If he hadn’t won the Duke of Edinburgh Award, James says he would “probably be in jail.”
This award is one of the most important in the world and is focused on rewarding young people from more than 140 countries and territories around the world.
The recognition encourages young people to design their goals and challenge themselves to achieve their goals.
For some of the millions of young people who have taken up this challenge, such as Britain’s James, winning it has been a radical life change full of opportunities.
By age 15, James and his friend Nathan, 16, had had more trouble with the police than they remember.
They grew up in Darlington, northeast England, where they felt they “had nothing to do” but mischief.
For fun, in their early teens they rode motorcycles illegally, which later became a succession of minor offenses such as antisocial behavior and criminal harm.
James describes his behavior as a “chaos generator.” Nathan adds: “Wherever he was he created problems.”
After being caught for separate crimes, the two friends had to complete several hours of community service as punishment in 2018.
The season the couple enjoyed the most was the one when youth officer Dave Kirton taught them how to repair bikes for a community project.
Dave, who is also monitor of the Duke of Edinburgh Award program, arranged a deal with the teenagers: if they participated in the Duke of Edinburgh’s Bronze Award, they would be given five hours off from their service.
“It was a reward, an incentive,” says Dave.
“At the beginning they were both reluctant, but in the end they agreed and after two or three weeks they realized the opportunity they had and they got fully involved“.
Change of actitud
For most entrants, completing the bronze award takes about six months.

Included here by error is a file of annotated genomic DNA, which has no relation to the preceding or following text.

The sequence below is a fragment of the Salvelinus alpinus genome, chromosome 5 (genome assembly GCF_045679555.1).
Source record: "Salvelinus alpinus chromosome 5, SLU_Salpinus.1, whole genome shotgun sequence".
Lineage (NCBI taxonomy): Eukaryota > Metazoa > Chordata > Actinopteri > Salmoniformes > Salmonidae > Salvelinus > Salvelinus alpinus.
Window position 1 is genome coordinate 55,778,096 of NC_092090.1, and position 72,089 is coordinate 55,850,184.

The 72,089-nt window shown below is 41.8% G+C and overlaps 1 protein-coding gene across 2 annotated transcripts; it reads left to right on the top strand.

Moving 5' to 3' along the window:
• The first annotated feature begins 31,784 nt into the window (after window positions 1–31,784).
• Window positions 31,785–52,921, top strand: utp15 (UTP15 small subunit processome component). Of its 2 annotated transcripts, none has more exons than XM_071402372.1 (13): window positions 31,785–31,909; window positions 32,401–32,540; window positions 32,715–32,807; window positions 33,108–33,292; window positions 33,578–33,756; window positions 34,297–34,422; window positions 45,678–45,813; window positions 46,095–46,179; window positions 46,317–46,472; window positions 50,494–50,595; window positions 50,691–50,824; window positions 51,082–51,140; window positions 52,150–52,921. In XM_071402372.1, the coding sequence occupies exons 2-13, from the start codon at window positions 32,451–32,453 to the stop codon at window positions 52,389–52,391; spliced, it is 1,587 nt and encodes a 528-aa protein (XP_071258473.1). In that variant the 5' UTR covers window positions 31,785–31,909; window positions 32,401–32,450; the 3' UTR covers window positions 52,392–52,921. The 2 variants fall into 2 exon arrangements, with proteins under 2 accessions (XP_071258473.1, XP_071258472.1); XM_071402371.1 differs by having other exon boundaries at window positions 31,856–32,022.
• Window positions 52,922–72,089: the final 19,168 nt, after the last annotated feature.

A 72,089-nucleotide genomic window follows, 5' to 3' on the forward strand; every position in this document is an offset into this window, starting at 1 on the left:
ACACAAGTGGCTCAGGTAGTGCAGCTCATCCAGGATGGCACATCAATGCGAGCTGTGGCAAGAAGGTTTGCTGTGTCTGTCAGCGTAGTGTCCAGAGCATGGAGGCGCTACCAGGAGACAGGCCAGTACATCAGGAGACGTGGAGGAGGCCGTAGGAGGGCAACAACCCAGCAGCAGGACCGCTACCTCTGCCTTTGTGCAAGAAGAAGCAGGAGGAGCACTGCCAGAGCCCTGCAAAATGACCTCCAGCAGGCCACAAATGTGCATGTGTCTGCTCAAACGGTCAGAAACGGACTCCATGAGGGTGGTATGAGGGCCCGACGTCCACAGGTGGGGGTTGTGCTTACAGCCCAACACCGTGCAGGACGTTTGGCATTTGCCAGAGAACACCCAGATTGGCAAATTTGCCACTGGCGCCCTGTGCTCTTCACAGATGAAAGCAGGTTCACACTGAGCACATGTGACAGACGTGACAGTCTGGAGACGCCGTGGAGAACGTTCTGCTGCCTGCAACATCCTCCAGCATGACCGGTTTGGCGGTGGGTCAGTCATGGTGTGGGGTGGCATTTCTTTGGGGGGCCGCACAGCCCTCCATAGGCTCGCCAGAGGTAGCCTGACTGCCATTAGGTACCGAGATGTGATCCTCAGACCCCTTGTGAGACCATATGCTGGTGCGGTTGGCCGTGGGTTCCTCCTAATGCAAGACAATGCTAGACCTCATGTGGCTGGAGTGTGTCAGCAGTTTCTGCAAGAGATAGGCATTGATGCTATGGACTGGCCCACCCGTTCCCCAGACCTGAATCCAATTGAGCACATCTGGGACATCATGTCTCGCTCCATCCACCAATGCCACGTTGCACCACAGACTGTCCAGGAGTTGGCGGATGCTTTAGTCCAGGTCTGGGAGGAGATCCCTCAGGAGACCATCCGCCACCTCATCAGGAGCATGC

It consists of four sections: volunteering, physical challenge, developing a skill, and being part of an expedition, which normally consists of two days of hiking and overnight camping.
The silver and gold awards are more difíwhich theand take longer to complete.
James says the commitment required for his bronze award forced a change in his behavior: “I stopped being naughty.”
Nathan found that he learned new things easily by gaining orientation skills during expeditions.
“There is a potential in you that no you know until you try, “says Nathan.
Boost for youth
Nathan’s achievement is exactly the kind of boost Prince Philip wanted to give the youngest when he created the Duke of Edinburgh Prize in 1956.
The idea, expressed by the Duke himself, was simple: “If you can make a young man succeed in one activity, that feeling will spread to many others.”
The origins of this idea lie in the very resilience that helped Felipe to go through his sometimes troubled childhood and his experience at school.
Gordonstoun boarding school, where both Felipe and Prince Charles attended, had a strong physical regimen with a special emphasis on personal development, as recounted in The Crown, the Netflix series.
At first, the duke’s award was only intended for males, with around 7,000 signing up the first year.
In 1958 girls were allowed to participate as well, but with a focus on housework and community service.
The program was matched for girls and boys in 1980. An egalitarian movement that helped a young woman overcome part of her traumatic childhood.